U.S. economy accelerates in first quarter; jobless claims edge lower By Lucia Mutikani - Washington
WASHINGTON (Reuters) - U.S. economic growth accelerated in the first quarter, fueled by massive government aid to households and businesses, charting the course for what is expected will be the strongest performance this year in nearly four decades.
Gross domestic product increased at a 6.4% annualized rate last quarter, the Commerce Department said on Thursday in its advance estimate of GDP for the first three months of the year. That was the second-fastest GDP growth pace since the third quarter of 2003 and followed a 4.3% rate in the fourth quarter.
Economists polled by Reuters had forecast GDP growth increasing at a 6.1% pace in the January-March period.
The United States' economy is rebounding more quickly compared to its global rivals, thanks to two additional rounds of COVID-19 relief money from Washington as well as easing anxiety over the pandemic, which has boosted domestic demand and allowed services businesses like restaurants and bars to reopen.
Still, the economy remains at least a couple of years away from fully recovering from the pandemic recession, which started in February 2020.
Former President Donald Trump's government provided nearly $3 trillion in relief money early in the pandemic, leading to record GDP growth in the third quarter of last year.
That was followed by nearly $900 billion in additional stimulus in late December. President Joe Biden's administration offered another $1.9 trillion rescue package in March, which sent one-time $1,400 checks to qualified households and extended a $300 unemployment subsidy through early September.
The Federal Reserve on Wednesday acknowledged the burgeoning domestic activity, but the U.S. central bank gave no sign it was ready to reduce its extraordinary support for the recovery.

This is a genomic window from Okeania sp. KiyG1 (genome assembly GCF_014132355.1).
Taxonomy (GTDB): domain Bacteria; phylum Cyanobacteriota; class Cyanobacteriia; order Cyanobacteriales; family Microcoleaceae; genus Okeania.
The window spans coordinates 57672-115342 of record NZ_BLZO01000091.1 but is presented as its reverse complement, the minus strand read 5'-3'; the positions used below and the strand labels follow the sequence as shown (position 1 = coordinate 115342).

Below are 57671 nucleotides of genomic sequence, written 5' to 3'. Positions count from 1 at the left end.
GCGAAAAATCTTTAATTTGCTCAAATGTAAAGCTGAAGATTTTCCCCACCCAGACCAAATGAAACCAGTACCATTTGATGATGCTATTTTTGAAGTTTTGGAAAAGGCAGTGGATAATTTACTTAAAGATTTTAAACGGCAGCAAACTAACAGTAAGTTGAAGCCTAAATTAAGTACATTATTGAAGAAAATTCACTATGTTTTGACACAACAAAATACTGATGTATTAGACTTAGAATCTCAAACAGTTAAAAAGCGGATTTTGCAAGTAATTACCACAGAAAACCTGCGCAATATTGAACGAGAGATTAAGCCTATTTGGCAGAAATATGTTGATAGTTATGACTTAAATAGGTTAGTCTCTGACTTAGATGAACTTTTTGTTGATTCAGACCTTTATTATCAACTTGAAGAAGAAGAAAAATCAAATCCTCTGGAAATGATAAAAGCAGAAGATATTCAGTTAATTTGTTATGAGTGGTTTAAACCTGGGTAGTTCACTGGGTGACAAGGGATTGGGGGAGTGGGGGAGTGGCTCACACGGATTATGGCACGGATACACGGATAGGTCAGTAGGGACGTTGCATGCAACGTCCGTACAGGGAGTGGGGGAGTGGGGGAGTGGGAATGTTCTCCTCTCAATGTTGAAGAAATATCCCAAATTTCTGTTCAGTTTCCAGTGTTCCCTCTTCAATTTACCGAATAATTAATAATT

The rapidly accelerating economy could dampen enthusiasm among some moderate Democrats for Biden's ambitious economic agenda. Biden on Wednesday unveiled a sweeping $1.8 trillion package for families and education in his first joint speech to Congress. Republicans oppose more stimulus, now worried about swelling debt. The new package and an earlier infrastructure and jobs plan total around $4 trillion, rivaling the annual federal budget. [nL1N2ML15K}
There are concerns among some economists that the massive government funding could ignite inflation. Many economists, including Fed Chair Jerome Powell expect higher inflation will be transitory, arguing that the labor market remains 8.4 million jobs below its peak in February 2020.
A separate report from the Labor Department on Thursday showed 553,000 people filed for state unemployment benefits during the week ended April 24, compared to 566,000 in the prior period.
Though initial jobless claims have dropped from a record 6.149 million in early April 2020, they remain well above the 200,000 to 250,000 range viewed as consistent with a healthy labor market.
The economy continued to power ahead early in the second quarter, with consumer spending vaulting to a 14-month high in April, thanks to the fiscal stimulus and the expansion of the COVID-19 vaccination program to all American adults. Americans have accumulated at least $2 trillion in excess savings.
Many economists expect the economy will fully recover from the recession in late 2023. They forecast growth this year could top 7%, which would be the fastest since 1984. The economy contracted 3.5% in 2020, the worst performance in 74 years.
(Reporting by Lucia Mutikani; Editing by Chizu Nomiyama)